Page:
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The World May Be in the Same Storm, But Not Every Country Is in the Same Boat:

Why Project COPE Crosses Borders When Examining COVID-19’s Impact on Healthcare Workers


By: Hannah Metwally



This year has startled the world, as nearly every country has had to grapple with an outbreak of this novel coronavirus. By the end of the first month, the World Health Organization had already declared a “public health emergency of international concern.” Since then, there have been over 20 million cases and 750,000 deaths. COVID-19 does not discriminate based on nationality. No matter where you are from, you have most likely been affected by this pandemic to some extent, but how has this impact varied from continent to continent?


(Caption: the proportion of coronavirus cases in the world as of August 13th; source: CNN)



Continental Variances

The first outbreak of this novel coronavirus began in Asia, with many in Wuhan, China falling ill in December. Between the initial outbreak in Wuhan and today, there have been 5,232,511 cases and 112, 722 deaths in Asia. While China was the first country to be shaken by this pandemic, other countries in this region quickly found themselves in a similar situation. In Europe, there have been 3,147,645 cases and 208,549 deaths. Italy was especially hit hard. At the height of the country’s epidemic, approximately 1,000 Italians had lost their lives to COVID-19 in a singular day. Yet, since this tragic day, Italy has started to see the light at the end of the tunnel. Now, the Americas are currently bearing the brunt of this pandemic. With 11,133,830 cases, almost 50% of these cases are located in the United States. This is one of the countries struggling the most right now, as there have been more cases here than anywhere else in the world. Latin America has also been devastated by this pandemic, especially in Brazil. Africa has experienced far less cases than other larger continents, with the number of COVID-19 cases at 1,075,073 and the number of deaths at 24,284. In Oceania, there has been a total of 24,259 cases and 385 deaths as a result of COVID-19. Approximately 91% of these cases come from Australia.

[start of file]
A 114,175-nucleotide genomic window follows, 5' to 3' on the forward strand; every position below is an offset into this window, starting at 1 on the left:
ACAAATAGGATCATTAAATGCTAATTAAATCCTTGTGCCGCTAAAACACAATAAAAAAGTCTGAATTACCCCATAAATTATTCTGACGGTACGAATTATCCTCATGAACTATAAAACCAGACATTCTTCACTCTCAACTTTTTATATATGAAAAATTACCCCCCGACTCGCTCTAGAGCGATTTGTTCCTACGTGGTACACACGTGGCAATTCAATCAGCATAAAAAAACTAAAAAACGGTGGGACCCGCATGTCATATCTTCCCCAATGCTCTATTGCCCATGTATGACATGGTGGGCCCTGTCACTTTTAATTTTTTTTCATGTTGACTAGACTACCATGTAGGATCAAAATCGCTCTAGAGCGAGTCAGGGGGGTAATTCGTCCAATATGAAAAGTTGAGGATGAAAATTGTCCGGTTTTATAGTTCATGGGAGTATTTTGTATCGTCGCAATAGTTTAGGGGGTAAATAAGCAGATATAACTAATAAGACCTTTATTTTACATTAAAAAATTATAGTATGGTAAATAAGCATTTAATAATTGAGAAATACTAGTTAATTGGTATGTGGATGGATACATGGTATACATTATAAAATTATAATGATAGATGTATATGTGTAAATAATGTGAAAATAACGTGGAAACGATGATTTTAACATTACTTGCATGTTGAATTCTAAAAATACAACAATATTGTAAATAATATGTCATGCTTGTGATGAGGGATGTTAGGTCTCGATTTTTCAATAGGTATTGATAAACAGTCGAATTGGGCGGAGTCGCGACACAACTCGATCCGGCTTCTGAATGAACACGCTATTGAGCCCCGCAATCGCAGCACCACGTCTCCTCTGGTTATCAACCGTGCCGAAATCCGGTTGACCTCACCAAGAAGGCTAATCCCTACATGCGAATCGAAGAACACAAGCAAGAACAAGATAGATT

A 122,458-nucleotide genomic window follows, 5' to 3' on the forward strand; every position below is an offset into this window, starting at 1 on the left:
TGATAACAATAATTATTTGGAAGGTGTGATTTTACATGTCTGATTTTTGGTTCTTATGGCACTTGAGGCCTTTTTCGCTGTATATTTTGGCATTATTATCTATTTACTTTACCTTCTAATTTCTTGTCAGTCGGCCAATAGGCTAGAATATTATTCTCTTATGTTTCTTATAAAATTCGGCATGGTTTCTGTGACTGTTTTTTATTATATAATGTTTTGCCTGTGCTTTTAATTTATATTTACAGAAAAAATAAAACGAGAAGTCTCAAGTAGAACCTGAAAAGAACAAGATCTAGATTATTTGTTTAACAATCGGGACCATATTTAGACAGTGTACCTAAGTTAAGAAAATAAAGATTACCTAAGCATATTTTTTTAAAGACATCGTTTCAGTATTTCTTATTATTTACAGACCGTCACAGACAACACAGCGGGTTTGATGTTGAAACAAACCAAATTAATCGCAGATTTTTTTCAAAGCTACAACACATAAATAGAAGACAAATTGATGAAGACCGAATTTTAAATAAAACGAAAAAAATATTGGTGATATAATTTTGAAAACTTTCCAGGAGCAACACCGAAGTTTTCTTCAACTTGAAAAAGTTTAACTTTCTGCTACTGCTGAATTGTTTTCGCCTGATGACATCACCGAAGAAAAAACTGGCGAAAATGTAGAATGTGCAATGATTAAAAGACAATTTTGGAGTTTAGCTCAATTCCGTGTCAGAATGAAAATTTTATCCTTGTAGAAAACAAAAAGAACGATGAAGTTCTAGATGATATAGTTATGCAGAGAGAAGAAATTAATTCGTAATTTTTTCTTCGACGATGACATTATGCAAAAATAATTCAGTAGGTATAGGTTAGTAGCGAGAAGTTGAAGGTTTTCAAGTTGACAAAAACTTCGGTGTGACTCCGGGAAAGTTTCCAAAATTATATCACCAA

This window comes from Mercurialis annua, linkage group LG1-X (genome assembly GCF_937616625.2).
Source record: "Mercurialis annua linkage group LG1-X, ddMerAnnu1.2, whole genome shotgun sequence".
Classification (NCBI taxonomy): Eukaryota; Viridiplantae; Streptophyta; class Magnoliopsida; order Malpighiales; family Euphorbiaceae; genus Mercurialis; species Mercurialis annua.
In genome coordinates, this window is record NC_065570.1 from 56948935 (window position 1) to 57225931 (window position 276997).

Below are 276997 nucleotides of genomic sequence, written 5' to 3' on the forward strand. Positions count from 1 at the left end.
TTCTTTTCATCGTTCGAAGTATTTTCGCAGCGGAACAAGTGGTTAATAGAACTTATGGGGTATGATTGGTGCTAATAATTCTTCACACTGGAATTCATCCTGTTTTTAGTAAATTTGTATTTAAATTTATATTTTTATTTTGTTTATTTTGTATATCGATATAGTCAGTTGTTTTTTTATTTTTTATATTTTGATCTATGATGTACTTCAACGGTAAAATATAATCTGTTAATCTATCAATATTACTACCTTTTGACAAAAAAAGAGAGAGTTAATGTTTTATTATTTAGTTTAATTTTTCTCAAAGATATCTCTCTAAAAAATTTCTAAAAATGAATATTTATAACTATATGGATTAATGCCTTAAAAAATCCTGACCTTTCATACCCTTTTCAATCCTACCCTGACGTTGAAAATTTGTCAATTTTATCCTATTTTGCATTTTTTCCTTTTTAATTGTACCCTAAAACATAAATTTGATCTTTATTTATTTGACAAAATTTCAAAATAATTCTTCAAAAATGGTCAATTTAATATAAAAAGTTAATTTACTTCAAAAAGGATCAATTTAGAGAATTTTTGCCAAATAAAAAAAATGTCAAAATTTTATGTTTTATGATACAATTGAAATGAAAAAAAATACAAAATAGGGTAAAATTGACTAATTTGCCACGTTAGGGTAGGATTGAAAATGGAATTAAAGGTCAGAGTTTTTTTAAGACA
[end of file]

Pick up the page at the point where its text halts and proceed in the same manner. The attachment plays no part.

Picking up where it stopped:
(Caption: India ordered a three-week lockdown order for its 1.3 billion citizens, and officials pledged to spend billions on medical supplies; source: the New York Times)




(Caption: red balloons released at Copacabana beach as a tribute to the 100,000 Brazilians who died due to COVID-19; source: Al-Jazeera)



(Caption: children run past a mural warning about COVID-19 in Nairobi; source: AAAS)


Shifts of Burden

As you can see from above, the COVID-19 pandemic is constantly evolving. The countries that were hit the hardest at the beginning of the pandemic are now feeling slightly relieved, as their case numbers gradually decline and society slowly transitions back to normal. Yet, for other countries, the effects of the pandemic are expected to worsen in the coming days, weeks, or even months. Additionally, certain regions are being disproportionately impacted as compared to others, even within the same country.

Why has there been a shift of burden? And why are some countries failing to progress in reducing the amount of cases and deaths in their area? What is accounting for these national differences?

Part of the reason lies in the differences in how countries’ governments and citizens have been responding to the pandemic. Although the majority of countries have implemented some sort of protective measures, the variation lies in timing and enforcement. China is one of the countries that acted quickly, declaring a nationwide travel ban in January. Because of this, experts believe